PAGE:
Heidi Hayes Jacobs compares a segregated and isolated teaching unit of geography to a first grade teacher posting an ABCs poster on the wall, only to take it down after a month.

It is about making continuous connections of geography themes to what we teach. Where does the content fit into the world? How does the content relate to other subject areas. How does it affect the people who live there? Where do we find Math concepts in the physical world around us? Do literary or historic perspectives change due to geographic locations? How does Geography impact the economy?

How can we help classroom teachers make these connections from their teaching subject/content to geographic awareness/compentency?

Vivek Wathwa states in an article on TechCrunch about American competitiveness in the global educational field that

if we create the incentives for American children to study math and science and to complete advanced degrees, the magic will happen. In addition to math and science, we should teach our children about world culture, geography, and global markets. In the era of globalization, these subjects are equally important.

Bill Ferriter (@plugusin) recently tweeted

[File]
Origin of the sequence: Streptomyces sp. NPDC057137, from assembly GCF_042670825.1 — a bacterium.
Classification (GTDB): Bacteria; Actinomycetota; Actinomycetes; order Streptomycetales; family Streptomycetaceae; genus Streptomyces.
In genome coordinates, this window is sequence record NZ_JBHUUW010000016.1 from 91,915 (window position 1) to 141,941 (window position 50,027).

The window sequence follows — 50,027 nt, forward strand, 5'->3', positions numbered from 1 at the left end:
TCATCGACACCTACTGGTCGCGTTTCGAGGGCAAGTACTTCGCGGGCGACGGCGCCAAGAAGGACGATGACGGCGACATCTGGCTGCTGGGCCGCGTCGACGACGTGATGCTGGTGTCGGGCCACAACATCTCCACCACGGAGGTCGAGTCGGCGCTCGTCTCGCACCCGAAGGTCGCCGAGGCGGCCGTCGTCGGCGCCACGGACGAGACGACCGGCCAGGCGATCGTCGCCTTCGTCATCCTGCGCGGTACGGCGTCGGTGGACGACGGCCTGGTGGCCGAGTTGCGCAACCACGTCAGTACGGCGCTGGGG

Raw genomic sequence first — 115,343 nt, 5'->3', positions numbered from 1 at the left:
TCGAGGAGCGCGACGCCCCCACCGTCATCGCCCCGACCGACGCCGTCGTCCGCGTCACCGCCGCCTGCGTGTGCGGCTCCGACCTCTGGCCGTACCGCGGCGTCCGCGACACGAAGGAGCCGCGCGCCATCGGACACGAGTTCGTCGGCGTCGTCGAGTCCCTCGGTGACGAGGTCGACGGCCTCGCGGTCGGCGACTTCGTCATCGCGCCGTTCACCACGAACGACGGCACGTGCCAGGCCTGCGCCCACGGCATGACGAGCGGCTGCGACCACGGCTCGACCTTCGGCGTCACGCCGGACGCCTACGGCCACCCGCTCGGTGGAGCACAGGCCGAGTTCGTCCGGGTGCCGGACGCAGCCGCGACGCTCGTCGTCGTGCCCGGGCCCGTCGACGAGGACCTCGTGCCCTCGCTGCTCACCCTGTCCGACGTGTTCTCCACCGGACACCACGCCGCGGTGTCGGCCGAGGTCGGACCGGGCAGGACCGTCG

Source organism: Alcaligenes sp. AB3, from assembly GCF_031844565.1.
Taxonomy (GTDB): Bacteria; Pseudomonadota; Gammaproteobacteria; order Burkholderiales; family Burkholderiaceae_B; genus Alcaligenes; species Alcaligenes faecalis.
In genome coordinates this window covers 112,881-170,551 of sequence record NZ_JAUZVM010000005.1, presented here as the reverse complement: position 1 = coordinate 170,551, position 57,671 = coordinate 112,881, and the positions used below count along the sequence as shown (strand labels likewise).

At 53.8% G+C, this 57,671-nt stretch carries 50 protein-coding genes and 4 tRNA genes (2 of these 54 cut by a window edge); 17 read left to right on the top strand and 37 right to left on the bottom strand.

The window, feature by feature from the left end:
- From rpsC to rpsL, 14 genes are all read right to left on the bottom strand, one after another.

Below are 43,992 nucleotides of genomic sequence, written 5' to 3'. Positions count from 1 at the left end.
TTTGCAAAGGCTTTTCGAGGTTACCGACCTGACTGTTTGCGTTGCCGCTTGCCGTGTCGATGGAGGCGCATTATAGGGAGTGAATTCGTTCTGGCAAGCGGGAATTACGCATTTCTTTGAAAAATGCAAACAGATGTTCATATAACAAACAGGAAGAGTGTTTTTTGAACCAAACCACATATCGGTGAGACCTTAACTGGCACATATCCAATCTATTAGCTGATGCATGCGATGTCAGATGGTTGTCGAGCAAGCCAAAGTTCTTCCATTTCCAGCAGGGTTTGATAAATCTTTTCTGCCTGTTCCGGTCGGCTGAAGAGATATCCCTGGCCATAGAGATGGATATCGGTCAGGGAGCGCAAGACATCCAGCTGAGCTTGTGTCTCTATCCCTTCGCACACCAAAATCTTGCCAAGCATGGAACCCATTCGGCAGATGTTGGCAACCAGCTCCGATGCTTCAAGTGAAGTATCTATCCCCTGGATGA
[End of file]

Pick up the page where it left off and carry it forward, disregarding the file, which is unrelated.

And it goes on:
Really heartsick about NC’s decision to make social studies a history instead of geography focus. That’s narrowminded in today’s world.

If geography is equally important as math and science, than why is it being made a “lesser” focus?

I presented recently at the Teacher2Teacher conference in Bow Island, Alberta, Canada. The topic of one of my sessions was: “Geography is All Around Us”

Take a look at the slides and check out the tools and resource links discussed at the presentation for examples how geography can AND should be integrated into other subject areas.

Resource Links:
Google Maps
Google Earth
VoiceThread
Wikis Blogs
Skype
Twitter

Examples:

How do you integrate Geography into your subject area? How can you upgrade one unit, one lesson or one assignment to integrate geography. What tools are you using? What projects are participating in? Please share you tips and techniques.

Take a look at previous blog posts on Langwitches with examples of Geography integration:

Here are a few tips through Twitter.